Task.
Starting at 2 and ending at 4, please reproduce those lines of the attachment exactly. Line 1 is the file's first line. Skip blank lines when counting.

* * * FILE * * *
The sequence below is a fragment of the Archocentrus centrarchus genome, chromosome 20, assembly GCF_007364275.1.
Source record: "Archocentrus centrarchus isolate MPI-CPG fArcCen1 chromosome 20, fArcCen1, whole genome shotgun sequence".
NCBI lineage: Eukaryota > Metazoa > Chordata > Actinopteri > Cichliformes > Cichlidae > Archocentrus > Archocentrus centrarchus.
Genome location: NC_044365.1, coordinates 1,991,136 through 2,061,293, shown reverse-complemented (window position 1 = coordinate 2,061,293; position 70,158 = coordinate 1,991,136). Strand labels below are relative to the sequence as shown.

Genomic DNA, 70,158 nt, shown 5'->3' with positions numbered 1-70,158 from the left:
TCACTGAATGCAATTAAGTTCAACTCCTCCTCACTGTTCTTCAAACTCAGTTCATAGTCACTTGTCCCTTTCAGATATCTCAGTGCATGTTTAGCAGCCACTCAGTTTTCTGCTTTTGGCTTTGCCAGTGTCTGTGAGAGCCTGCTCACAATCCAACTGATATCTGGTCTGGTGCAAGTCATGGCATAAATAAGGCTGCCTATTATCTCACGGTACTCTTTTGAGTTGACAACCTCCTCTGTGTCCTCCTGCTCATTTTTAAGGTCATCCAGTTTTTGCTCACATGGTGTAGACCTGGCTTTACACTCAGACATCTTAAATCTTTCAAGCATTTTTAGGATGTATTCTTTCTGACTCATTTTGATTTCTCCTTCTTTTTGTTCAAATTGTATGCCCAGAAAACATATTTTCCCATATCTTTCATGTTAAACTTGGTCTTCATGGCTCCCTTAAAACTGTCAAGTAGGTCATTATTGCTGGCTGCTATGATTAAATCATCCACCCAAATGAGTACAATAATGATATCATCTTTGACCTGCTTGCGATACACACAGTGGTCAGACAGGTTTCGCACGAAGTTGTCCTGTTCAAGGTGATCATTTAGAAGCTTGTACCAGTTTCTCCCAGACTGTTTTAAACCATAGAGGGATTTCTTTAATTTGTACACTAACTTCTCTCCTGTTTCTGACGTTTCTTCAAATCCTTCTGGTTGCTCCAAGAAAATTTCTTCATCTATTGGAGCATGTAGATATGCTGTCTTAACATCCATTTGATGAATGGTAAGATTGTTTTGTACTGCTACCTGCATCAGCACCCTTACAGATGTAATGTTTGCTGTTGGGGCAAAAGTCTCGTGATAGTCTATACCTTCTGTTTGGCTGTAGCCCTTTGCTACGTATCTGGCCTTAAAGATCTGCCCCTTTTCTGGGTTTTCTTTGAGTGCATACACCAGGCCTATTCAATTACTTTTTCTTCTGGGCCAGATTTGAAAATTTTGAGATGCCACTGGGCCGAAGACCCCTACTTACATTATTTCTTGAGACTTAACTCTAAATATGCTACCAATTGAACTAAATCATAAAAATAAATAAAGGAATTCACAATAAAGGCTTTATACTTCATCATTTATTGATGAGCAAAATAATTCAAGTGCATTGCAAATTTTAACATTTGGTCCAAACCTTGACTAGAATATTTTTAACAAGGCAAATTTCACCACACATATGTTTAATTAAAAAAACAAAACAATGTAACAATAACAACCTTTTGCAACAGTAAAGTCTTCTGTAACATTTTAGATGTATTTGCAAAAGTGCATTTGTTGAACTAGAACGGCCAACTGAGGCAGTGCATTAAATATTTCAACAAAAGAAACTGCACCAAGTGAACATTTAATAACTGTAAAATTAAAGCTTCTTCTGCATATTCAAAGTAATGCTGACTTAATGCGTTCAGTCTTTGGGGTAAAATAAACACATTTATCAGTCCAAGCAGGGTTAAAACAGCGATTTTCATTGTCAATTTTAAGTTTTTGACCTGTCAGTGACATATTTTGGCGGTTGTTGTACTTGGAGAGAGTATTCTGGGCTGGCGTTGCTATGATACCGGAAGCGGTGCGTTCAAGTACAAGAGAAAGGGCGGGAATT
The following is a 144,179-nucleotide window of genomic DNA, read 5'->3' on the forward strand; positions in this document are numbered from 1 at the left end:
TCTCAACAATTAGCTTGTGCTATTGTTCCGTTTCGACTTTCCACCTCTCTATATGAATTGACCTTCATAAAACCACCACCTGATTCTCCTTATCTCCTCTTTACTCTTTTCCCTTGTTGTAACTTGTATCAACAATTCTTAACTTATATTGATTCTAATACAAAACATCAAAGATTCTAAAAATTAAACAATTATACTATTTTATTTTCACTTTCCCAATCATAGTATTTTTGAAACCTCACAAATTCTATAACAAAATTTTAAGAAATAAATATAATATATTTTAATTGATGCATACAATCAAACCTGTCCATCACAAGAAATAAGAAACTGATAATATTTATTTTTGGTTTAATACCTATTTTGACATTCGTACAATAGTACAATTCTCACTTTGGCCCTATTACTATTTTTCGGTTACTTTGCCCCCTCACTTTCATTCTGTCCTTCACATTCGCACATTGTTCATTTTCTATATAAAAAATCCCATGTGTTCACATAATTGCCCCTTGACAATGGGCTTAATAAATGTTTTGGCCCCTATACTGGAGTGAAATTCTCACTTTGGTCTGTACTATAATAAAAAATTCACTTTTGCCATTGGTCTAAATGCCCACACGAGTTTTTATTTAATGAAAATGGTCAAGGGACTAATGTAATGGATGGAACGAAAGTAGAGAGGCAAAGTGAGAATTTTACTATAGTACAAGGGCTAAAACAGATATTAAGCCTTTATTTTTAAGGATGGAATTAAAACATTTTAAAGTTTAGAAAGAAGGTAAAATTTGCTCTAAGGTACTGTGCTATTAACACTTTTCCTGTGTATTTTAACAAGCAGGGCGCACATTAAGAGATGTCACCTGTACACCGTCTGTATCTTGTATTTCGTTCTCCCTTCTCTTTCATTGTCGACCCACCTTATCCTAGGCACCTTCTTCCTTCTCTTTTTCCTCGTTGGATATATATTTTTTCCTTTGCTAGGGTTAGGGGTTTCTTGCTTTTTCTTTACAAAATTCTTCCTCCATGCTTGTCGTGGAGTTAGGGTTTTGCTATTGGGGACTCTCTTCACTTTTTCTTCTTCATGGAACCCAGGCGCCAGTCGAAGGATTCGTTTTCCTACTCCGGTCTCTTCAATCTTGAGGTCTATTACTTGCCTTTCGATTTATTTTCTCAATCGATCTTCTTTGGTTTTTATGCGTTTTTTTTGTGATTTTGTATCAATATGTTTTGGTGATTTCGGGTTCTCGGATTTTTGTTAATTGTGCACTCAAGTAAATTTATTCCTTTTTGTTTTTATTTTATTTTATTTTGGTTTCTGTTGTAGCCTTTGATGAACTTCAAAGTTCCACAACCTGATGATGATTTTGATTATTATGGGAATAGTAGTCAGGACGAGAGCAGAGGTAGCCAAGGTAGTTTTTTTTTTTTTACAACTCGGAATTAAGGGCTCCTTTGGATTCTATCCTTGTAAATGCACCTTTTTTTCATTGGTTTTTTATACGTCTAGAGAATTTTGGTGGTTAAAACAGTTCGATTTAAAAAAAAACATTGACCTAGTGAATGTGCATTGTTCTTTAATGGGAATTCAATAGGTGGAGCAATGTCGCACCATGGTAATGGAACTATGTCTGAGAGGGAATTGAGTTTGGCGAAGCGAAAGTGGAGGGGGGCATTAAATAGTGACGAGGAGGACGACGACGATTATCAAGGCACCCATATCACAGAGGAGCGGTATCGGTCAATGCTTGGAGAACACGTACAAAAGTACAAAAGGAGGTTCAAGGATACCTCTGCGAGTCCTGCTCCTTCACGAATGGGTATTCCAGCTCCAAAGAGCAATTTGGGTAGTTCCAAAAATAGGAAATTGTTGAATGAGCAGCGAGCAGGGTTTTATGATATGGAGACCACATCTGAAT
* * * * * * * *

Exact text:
Source record: "Archocentrus centrarchus isolate MPI-CPG fArcCen1 chromosome 20, fArcCen1, whole genome shotgun sequence".
NCBI lineage: Eukaryota > Metazoa > Chordata > Actinopteri > Cichliformes > Cichlidae > Archocentrus > Archocentrus centrarchus.
Genome location: NC_044365.1, coordinates 1,991,136 through 2,061,293, shown reverse-complemented (window position 1 = coordinate 2,061,293; position 70,158 = coordinate 1,991,136). Strand labels below are relative to the sequence as shown.